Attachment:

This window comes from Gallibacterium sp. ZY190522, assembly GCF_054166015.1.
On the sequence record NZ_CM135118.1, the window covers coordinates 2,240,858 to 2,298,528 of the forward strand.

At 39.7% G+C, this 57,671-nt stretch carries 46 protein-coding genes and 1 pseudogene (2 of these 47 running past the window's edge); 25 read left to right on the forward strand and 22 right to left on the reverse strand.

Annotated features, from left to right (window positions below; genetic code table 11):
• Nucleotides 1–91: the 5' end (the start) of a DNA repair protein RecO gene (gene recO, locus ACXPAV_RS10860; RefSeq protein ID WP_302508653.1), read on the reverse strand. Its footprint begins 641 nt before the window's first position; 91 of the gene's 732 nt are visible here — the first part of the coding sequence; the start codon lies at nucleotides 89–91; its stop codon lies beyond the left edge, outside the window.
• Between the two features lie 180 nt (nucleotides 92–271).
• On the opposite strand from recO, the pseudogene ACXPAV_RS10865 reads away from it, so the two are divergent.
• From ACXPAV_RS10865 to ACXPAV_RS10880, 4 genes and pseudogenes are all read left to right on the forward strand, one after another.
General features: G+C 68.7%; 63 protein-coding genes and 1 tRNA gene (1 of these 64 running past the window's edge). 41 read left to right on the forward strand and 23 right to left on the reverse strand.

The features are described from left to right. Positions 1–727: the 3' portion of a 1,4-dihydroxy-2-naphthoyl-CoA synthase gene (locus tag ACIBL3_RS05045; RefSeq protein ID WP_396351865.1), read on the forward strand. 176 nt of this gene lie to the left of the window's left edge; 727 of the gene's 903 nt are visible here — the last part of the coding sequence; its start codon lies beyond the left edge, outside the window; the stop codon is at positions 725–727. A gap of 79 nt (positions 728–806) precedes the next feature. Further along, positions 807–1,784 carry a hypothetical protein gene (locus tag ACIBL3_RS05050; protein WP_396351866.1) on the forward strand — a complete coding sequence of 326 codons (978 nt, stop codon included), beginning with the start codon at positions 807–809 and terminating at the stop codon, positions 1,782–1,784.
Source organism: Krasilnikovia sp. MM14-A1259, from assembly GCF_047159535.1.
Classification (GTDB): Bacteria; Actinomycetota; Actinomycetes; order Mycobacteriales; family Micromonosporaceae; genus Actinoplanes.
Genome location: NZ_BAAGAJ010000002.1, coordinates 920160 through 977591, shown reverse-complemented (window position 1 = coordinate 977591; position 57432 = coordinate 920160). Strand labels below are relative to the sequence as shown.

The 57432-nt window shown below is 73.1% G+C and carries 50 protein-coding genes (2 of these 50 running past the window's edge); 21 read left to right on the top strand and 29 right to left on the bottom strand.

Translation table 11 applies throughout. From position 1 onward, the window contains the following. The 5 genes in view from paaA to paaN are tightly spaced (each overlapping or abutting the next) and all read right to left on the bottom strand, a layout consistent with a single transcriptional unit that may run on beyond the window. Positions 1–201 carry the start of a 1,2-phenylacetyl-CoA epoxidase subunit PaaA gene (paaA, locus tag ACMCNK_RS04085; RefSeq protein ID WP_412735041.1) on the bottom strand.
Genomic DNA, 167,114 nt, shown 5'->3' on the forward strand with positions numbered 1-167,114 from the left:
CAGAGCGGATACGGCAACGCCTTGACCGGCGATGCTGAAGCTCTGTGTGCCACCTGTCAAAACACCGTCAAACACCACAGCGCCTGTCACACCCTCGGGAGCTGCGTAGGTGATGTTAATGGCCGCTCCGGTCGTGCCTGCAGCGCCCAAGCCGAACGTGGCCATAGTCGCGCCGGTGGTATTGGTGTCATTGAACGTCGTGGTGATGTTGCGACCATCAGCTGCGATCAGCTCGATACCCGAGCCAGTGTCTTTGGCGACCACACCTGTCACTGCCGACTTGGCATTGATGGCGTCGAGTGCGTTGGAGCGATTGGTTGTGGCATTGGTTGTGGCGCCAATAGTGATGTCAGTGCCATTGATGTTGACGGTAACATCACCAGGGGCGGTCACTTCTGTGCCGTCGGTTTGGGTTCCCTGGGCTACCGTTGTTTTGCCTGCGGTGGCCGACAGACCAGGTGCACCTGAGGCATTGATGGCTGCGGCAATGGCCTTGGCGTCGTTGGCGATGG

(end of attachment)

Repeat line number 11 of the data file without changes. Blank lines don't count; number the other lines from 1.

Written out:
Source organism: Krasilnikovia sp. MM14-A1259, from assembly GCF_047159535.1.